“The strength of our nation is tied to the strength of our families, and we cannot stand idly by as the radical left attempts to indoctrinate our children behind parents’ backs,” Pence said in a statement provided at the time.

As Iowa lawmakers debated limits on district transgender policies, the Linn-Mar board in March rescinded its policy. State law now prohibits districts from knowingly giving “false or misleading information to a parent or guardian of their child’s gender identity or intention to transition” to a gender other than the one listed on the birth certificate.

Though three candidates supported by Moms for Liberty were defeated in the Linn-Mar district in November, the district’s statement said the board “believes the time and resources of the district are better spent looking forward than continuing to defend a lawsuit about a policy that has not been in effect for nearly a year.”

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Religious freedom laws limit government, but they’ve been twisted to enable discrimination

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Religious freedom laws limit government, but they’ve been twisted to enable discrimination



The protection of religious freedom should never provide a privilege for my rights to place a barrier in front of you and your rights, or cause you harm.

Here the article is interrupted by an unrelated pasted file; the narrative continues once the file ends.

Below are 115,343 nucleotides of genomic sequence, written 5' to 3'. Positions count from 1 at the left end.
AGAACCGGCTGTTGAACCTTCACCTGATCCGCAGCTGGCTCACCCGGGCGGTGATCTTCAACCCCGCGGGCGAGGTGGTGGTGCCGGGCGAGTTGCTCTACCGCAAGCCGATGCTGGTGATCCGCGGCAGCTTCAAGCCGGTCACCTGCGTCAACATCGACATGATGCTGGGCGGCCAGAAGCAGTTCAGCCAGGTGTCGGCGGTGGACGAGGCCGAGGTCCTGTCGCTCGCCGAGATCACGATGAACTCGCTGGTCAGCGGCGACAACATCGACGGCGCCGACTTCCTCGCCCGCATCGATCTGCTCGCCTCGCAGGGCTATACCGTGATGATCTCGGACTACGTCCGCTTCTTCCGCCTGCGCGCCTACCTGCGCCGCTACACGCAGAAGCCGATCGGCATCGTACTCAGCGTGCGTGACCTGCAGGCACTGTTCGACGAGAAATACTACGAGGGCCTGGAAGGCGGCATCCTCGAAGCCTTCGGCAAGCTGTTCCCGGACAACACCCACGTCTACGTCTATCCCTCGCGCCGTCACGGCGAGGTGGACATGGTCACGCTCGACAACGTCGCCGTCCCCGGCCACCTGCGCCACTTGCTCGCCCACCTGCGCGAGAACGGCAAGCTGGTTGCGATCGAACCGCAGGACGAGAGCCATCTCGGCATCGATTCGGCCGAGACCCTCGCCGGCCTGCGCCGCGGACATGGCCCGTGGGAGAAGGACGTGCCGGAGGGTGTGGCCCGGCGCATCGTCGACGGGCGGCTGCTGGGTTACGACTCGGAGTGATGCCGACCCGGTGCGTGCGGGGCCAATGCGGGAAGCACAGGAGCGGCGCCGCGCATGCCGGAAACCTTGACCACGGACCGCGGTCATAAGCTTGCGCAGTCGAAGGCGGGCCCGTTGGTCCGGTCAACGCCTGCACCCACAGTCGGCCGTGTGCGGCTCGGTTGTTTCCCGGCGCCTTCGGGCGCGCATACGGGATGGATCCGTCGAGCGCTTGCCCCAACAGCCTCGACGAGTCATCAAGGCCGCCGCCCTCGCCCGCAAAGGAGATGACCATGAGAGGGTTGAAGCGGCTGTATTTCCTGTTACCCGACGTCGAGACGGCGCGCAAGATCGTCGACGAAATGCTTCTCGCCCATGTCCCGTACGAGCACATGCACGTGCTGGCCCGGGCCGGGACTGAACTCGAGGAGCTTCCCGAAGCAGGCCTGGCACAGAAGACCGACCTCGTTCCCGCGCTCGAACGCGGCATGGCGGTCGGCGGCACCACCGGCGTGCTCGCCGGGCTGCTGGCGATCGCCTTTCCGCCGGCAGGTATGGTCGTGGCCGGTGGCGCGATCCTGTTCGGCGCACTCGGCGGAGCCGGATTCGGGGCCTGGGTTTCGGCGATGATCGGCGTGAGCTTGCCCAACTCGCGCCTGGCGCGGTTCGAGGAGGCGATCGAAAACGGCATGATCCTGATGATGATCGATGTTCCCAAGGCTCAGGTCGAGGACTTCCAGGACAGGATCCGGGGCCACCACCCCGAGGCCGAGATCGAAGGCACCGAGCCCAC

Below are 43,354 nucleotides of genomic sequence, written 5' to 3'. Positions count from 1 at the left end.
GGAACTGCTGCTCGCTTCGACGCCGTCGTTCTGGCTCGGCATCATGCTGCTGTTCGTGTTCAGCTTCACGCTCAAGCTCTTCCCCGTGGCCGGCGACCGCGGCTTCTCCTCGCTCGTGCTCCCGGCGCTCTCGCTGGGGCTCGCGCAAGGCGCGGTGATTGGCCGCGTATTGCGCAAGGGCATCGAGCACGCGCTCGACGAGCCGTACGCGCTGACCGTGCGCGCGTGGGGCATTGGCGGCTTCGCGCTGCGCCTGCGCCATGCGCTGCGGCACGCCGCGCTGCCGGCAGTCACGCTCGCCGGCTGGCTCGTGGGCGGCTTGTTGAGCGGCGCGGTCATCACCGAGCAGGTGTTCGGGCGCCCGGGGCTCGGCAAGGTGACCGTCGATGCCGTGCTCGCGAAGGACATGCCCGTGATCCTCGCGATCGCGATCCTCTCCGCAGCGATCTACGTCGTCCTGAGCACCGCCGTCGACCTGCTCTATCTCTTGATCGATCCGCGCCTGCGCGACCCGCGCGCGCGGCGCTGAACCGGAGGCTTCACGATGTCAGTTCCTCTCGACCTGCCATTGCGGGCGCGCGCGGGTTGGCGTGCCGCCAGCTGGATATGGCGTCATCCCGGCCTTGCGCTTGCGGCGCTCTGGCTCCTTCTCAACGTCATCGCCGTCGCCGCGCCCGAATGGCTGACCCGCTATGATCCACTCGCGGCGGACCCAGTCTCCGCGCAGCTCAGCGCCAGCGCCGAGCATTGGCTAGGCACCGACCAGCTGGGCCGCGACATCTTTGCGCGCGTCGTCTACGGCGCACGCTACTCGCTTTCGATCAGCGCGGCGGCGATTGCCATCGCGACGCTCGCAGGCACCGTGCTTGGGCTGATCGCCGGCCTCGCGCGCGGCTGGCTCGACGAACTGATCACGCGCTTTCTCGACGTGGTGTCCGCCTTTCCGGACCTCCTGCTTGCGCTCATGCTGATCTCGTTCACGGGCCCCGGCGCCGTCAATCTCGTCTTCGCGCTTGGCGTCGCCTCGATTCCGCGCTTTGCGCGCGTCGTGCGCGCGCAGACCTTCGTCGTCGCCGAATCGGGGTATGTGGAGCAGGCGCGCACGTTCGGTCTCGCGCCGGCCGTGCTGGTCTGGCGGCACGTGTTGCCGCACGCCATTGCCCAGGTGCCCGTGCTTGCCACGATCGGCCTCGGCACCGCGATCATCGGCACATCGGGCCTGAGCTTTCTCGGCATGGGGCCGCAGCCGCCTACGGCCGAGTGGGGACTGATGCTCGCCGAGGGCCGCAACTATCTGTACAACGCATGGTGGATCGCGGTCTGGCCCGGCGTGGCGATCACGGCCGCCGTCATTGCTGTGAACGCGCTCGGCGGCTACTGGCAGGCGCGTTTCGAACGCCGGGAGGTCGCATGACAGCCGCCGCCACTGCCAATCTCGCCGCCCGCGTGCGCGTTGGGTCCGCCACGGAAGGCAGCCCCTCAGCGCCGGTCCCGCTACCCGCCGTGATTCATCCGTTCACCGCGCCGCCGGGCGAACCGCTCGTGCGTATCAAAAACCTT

Religious freedom is one of our country’s most fundamental rights. Religious freedom is also already protected through the First Amendment as well as our state’s constitution. Also important is the rule of law.

Religious exemptions (commonly referred to as RFRA) has been passed by Iowa Senate Republicans. There are major concerns with the legislation, even among some Republicans. 

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RFRA would allow people to pick and choose which laws they follow and which they choose to skirt around under the guise of religious freedom. RFRA would also codify discrimination into Iowa law.

The Religious Freedom Restoration Act (RFRA), as originally passed by Congress in 1993 with bipartisan support, was designed to protect the people from the government imposing its will on an individual’s religious freedom without a compelling reason. An example often given is the government infringing on the right to perform some type of religious worship, unless there is an important government interest, like public safety.

More: Iowa Senate passes ‘religious freedom’ bill that Democrats call ‘blank check to discriminate’

RFRA has been twisted over the last two decades so that the infringement of rights is one person to another. Some believe religious freedom is at the top of an imaginary Pyramid of Rights, enshrining its place over all other rights. RFRA was never intended to place one person’s religious freedom above the rights of another person, or to impose one person’s religious beliefs on another — as has happened in states across the country.